Ethics Demands Not Only Where DAP Funds Went But, As Important, Where Did These Come From?

The Philippines DepEd was quick to deny allegations that some of the Disbursement Acceleration Program (DAP) funds came from savings realized by denying teachers' bonuses.

It is difficult to decipher who is telling the truth when a member of the Senate, presumably that branch of the government that votes and approves the General Appropriations Act (GAA), said not long ago:
More than a year ago, a member of the Philippines Senate, Francis Escudero, described how various government agencies were able to produce "savings": 
"He cited as example the budget that Congress had approved in the past for 15,000 new teachers every year but the Department of Education would only hire about 7,000 new teachers. 
The budget for the remaining 8,000 positions, he said, was then considered savings and re-aligned for bonuses of the department’s employees. (Philippine Daily Inquirer, 17 January 2013)
In addition, the Alliance of Concerned Teachers (ACT) maintains its version of how DepEd has realigned its budget. In the Manila Standard Today, ACT National Chairman says:

Valbuena said the 528,000 teachers and 72,000 non-teaching personnel from 42,000 elementary and high schools used to get P10,000 each annually in Performance Enhancement Incentive. 
However, the amount was cut in half because the Palace impounded P3 billion from the Department of Education’s allocation in 2012 and another P3 billion in 2013, he said.
“For two years now under the Aquino administration, we have been deprived of our rightful P10,000 performance bonus,” he said. 
The Palace, he said, justified the realignment for DAP and replaced the PEI with Productivity Incentive Bonus or merit system where the teachers had to earn two “outstanding” evaluations to obtain a “two-step increment.”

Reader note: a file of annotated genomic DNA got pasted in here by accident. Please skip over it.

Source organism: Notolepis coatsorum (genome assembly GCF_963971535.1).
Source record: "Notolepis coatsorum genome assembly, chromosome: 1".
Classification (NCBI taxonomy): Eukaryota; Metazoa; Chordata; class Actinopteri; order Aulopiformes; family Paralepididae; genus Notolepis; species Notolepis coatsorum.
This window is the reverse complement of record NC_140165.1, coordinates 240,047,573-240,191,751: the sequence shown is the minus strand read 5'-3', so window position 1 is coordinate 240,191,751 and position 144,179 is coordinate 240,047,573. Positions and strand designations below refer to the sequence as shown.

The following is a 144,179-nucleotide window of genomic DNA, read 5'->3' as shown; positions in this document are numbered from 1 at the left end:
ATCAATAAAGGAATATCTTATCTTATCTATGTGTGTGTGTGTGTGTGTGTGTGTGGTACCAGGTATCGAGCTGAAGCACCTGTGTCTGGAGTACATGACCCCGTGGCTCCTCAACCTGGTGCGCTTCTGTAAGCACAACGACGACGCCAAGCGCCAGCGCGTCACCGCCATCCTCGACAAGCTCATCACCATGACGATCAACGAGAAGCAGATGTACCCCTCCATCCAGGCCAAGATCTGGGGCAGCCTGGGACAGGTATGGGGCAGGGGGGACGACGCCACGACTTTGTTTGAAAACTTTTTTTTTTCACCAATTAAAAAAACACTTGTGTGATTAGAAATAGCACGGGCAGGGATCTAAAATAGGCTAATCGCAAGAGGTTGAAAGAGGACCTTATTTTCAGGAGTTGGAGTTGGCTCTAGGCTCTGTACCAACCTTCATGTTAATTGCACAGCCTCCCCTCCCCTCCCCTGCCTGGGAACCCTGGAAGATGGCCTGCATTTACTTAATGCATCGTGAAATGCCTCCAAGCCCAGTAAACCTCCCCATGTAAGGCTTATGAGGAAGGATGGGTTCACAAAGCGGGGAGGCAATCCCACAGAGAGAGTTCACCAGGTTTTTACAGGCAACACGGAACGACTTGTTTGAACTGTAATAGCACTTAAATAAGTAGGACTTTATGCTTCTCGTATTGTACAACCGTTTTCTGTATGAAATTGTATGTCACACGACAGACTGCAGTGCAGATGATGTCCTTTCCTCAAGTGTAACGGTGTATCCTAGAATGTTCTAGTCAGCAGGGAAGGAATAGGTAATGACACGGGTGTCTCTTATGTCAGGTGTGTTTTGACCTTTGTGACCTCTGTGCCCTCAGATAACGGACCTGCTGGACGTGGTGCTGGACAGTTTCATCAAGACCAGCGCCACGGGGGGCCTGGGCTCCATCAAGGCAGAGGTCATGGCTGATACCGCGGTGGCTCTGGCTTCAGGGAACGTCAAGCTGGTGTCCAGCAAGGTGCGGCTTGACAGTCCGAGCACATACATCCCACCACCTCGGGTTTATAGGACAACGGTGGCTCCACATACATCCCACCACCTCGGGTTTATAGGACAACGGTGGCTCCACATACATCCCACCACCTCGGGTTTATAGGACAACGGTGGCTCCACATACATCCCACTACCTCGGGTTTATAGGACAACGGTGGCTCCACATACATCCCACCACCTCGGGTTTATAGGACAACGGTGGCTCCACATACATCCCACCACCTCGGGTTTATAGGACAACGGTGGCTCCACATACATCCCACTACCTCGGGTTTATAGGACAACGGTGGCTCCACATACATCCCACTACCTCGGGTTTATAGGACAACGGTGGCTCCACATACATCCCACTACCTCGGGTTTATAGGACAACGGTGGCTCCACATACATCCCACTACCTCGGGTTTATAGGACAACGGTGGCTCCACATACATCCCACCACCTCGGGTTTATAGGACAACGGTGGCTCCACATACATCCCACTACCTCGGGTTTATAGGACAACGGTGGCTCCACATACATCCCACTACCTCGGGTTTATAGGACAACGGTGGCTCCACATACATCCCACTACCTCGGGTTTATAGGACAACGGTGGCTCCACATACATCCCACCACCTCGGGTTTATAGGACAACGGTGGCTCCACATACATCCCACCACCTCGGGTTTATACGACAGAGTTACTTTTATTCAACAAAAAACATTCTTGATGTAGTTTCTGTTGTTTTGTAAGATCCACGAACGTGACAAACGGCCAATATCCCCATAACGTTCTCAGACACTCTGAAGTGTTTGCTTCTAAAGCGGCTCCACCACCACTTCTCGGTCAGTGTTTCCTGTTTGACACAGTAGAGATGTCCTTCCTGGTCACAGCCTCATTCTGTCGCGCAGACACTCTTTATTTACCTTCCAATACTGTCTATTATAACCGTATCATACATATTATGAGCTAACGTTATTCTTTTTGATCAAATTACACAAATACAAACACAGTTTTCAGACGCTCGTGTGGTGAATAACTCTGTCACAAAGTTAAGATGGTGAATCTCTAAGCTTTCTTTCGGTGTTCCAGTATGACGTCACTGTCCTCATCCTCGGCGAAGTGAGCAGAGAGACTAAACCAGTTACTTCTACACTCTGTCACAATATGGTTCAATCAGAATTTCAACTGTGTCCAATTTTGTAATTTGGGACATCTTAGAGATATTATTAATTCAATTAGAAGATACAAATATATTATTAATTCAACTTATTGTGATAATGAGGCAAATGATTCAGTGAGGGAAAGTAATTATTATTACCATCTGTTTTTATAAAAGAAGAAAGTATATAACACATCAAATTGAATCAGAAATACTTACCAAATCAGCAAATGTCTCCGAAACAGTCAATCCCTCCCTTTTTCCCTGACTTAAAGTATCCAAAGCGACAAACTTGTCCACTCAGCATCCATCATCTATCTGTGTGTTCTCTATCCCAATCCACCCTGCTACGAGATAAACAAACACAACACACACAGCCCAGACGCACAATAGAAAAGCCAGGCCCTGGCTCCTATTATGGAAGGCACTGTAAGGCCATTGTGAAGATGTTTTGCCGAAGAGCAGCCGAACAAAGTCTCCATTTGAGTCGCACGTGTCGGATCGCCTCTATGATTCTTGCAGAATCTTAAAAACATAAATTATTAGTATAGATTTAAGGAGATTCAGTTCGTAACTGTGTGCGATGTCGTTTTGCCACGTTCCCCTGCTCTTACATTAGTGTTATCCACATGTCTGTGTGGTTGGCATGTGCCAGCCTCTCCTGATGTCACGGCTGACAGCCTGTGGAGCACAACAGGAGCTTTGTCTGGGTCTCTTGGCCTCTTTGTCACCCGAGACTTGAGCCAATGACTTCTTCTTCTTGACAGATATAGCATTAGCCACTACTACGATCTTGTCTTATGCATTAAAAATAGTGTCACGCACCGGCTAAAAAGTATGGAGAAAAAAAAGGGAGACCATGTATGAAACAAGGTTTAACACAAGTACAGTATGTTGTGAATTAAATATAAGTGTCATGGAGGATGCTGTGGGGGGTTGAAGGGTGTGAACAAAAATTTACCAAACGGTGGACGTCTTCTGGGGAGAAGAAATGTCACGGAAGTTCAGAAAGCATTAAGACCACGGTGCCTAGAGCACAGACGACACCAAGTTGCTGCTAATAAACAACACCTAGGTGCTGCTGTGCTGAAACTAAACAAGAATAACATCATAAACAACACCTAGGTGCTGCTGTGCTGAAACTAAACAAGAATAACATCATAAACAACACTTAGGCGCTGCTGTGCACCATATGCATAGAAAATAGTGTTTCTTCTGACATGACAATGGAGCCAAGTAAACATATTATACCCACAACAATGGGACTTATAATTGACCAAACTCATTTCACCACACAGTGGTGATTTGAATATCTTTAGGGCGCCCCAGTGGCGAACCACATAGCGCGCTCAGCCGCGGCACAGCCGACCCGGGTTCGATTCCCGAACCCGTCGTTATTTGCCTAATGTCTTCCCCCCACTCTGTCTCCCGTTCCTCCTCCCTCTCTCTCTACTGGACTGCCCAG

“Every outstanding performance, which is very difficult to achieve under horrible teaching conditions such as depressed salaries, lack of classrooms and school supplies, overloading of work, will merit a step-increment equivalent to only P200,” Valbuena said. 
“So our P10,000 benefit was replaced with P200. Does the President believe this is fair and just?” Valbuena said.
Valbuena's arithmetic is correct. Denying about 600,000 personnel of 5000 pesos each amounts to 3 billion pesos. Replacing 10,000 pesos with 200 pesos is, however, incorrect. An across the board incentive of 5000 pesos has remained.

The lack of transparency contributes significantly to the confusion. However, there are truths that do not require a close examination of numbers. Shortages in resources (classrooms and learning materials) are widely known for so many years now. The fact that teachers' salaries have been stagnant for years is also undeniable. The Philippine Congress has the responsibility to approve the budget of the government. The Executive has the responsibility of submitting to Congress what it needs. The needs are obvious yet the budget seems to be wrong every year that it provides so much savings that the Executive can freely transfer and spend these funds for something else. If the public schools in the Philippines are so transparently in need of aid, it is amazing that both branches of the government seem incapable of drawing the budget basic education needs. Unfortunately, this does not apply only to education. Health care and infrastructure are likewise severely neglected. Yet, there are savings that allow the Executive to hand pick projects that it deems necessary to stimulate the economy, the justification for DAP. There are no savings when there are clearly unmet needs, only irresponsible budgeting.

France Castro, Secretary General of the Alliance of Concerned Teachers